‘The Tragedy of Macbeth’ Honors the Noir Feel of The Scottish Play

Joel Coen reimagines Shakespeare’s classic play in “The Tragedy of Macbeth.” A noir film featuring Denzel Washington as Macbeth and Frances McDormand as Lady Macbeth, the film’s December 25 release was highly anticipated after premiering in September as the opening night film of the New York Film Festival. Shot by Bruno Delbonnel, cinematographer of “Amélie” and directed and produced by Joel Coen of “Fargo” and “O Brother, Where Art Thou,” this take on The Scottish Play embraces its noir feel and plays into the “tragedy.”

Coen’s directing choices make this movie truly unforgettable. Shot in the academy ratio (1.375:1) and rendered in black and white, this film simultaneously pays homage to an older era of film while branching into something new. The monochromatic cinematography is stunning, and the effect pays off spectacularly, as when devoid of color, the lines between blood and water are blurred. Shadowed figures make for (at times) heavy handed symbolism, but it never feels tiring, nor does it feel like the viewer is being patronized by the film. In fact, it seems this film wants you to think about it in your own way. Much like a staged production might, it wants you to draw your own conclusions. 

Moreover, “The Tragedy of Macbeth” does honor the genuine feel of a stage production of Shakespeare. The sets in the first act feel deliberately artificial, the fog obscuring most of our view into an environment. It never allows us to feel settled, instead imbuing a restless feeling in the viewer. It evokes terror and unease as we watch Macbeth agitate over the prophecies fulfilling, realizing what he must do to become king. That said, the latter acts of the film are somewhat disappointing, set-wise. We move from barren fields and tents to a castle that feels brutalist in style. It is angular, clean, and a little too neat. Some of the horror is unfortunately lost in the meticulousness of the set design here, which perhaps is deliberate, but only felt disappointing. 

The acting, however, makes up for the movie’s shortcomings. Denzel Washington is no stranger to Shakespeare, cast as Don Pedro in Kenneth Branagh’s “Much Ado About Nothing” (1993). He depicts Macbeth’s guilt magnificently, slowly losing his moral compass. He allows the viewer to feel what he does, giving the viewer insight into Macbeth’s mind. His soliloquy on the dagger (“Is this a dagger which I see before me…”) is pictured so perfectly, staged so that the “dagger” Macbeth hallucinates is simply the metal door handle of King Duncan’s room. As he speaks to himself, he walks down the hall, growing closer to the bedroom, footsteps on the concrete floor like the rhythm of a heart, pounding faster, beating louder. When he kills Duncan, silent swallows the scene; almost tender, almost intimate.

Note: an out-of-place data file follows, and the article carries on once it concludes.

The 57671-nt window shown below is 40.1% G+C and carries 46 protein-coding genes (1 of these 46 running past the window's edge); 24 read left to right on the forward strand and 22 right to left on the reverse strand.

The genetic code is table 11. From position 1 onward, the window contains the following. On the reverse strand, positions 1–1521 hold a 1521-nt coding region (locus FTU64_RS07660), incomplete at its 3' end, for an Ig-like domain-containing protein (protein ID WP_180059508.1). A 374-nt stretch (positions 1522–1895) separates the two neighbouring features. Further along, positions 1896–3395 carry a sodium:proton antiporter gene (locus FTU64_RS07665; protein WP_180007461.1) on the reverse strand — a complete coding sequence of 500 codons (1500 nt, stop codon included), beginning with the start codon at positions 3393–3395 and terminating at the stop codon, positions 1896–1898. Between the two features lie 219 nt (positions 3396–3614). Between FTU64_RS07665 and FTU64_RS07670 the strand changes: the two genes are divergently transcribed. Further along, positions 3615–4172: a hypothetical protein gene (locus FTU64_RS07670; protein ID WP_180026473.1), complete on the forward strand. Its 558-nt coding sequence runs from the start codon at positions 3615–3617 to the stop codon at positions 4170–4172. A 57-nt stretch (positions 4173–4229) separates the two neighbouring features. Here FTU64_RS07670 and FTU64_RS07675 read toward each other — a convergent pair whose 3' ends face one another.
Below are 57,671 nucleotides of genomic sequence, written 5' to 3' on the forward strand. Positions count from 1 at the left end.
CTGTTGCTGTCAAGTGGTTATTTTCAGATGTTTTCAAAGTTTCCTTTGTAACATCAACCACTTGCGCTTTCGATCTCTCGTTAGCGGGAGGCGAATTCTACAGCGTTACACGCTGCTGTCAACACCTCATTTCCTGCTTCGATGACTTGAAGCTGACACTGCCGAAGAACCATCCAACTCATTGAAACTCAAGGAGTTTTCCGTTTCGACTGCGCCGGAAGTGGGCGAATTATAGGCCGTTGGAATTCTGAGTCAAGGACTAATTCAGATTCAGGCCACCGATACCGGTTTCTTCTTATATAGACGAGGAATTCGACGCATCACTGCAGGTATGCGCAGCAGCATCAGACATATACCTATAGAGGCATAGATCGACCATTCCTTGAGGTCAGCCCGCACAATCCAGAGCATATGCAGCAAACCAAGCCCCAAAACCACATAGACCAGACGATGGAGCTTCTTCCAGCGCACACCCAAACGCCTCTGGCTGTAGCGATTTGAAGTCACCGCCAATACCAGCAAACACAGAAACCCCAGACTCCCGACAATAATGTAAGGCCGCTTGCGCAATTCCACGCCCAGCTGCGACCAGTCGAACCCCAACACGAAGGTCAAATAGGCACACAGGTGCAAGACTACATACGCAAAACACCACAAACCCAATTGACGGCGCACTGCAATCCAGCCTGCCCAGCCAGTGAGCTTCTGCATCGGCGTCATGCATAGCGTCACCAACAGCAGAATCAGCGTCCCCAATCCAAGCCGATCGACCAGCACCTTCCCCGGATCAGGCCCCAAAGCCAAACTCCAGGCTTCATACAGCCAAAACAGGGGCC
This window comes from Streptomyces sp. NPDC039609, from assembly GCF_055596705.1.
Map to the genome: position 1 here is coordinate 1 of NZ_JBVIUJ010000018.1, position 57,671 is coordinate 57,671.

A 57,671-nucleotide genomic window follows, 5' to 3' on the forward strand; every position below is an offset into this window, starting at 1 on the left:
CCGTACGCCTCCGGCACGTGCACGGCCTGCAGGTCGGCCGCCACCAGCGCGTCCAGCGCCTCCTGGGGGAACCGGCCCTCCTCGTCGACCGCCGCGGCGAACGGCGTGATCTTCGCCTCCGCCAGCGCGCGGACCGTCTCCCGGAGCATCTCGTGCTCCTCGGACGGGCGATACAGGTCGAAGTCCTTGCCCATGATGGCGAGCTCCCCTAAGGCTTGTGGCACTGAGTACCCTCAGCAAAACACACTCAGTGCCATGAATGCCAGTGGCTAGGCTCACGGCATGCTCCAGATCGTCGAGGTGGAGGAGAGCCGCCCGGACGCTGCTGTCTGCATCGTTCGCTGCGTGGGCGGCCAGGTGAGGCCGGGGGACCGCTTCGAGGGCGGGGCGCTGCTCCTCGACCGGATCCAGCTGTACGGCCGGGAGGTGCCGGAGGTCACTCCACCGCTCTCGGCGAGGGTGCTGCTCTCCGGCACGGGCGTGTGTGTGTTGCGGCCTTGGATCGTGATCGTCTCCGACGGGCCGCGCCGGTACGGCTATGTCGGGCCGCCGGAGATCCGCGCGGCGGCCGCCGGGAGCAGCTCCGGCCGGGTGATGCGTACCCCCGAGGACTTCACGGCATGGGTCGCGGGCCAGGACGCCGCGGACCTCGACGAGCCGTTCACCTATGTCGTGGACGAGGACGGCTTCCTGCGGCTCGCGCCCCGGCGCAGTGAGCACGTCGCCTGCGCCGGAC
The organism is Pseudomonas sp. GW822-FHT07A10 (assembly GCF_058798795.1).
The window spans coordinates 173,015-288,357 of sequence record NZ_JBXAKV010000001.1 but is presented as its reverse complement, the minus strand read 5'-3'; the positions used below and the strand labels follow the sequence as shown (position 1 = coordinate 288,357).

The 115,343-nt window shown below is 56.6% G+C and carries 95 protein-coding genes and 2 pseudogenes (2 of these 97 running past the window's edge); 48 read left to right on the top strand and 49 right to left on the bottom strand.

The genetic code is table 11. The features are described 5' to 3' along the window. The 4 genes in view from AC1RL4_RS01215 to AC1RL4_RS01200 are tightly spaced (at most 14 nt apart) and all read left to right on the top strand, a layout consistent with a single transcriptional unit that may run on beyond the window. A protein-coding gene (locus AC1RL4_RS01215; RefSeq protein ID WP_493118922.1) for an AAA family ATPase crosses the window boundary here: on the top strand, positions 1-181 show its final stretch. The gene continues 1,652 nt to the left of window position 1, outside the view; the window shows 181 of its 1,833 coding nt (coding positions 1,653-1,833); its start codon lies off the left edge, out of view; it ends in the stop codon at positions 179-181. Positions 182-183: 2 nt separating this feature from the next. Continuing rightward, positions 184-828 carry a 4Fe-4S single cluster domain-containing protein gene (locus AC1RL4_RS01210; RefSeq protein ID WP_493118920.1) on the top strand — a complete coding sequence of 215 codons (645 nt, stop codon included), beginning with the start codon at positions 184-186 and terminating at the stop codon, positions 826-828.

Furthermore, Frances McDormand is wonderful as Lady Macbeth. As soon as she is introduced, it’s made very clear to the viewer that she is already descending into madness. As she burns the letter Macbeth has sent her, telling her that he is prophesied to be king, she walks the empty halls of her castle and soliloquizes, saying “yet do I fear thy nature; it is too full of the milk of human kindness to catch the nearest way.” Much like the play, the film explores femininity and masculinity through Lady Macbeth and her husband, but Joel Coen seems to allow the viewer to draw their own conclusions from his film. It’s a curious phenomenon, considering the text is the same, but his directorial touch opens the door to these concepts, and invites the viewer in.

Visually stunning, directorially fluent, and marked by stellar performances, “The Tragedy of Macbeth” stays loyal to an iconic Shakespeare while bringing even more to the table. Regardless of familiarity with or interest in Shakespeare, “The Tragedy of Macbeth” is a must-watch that will thrill all.

For its stunning cinematography and spectacular performances, “The Tragedy of Macbeth receives a 5/5 stars.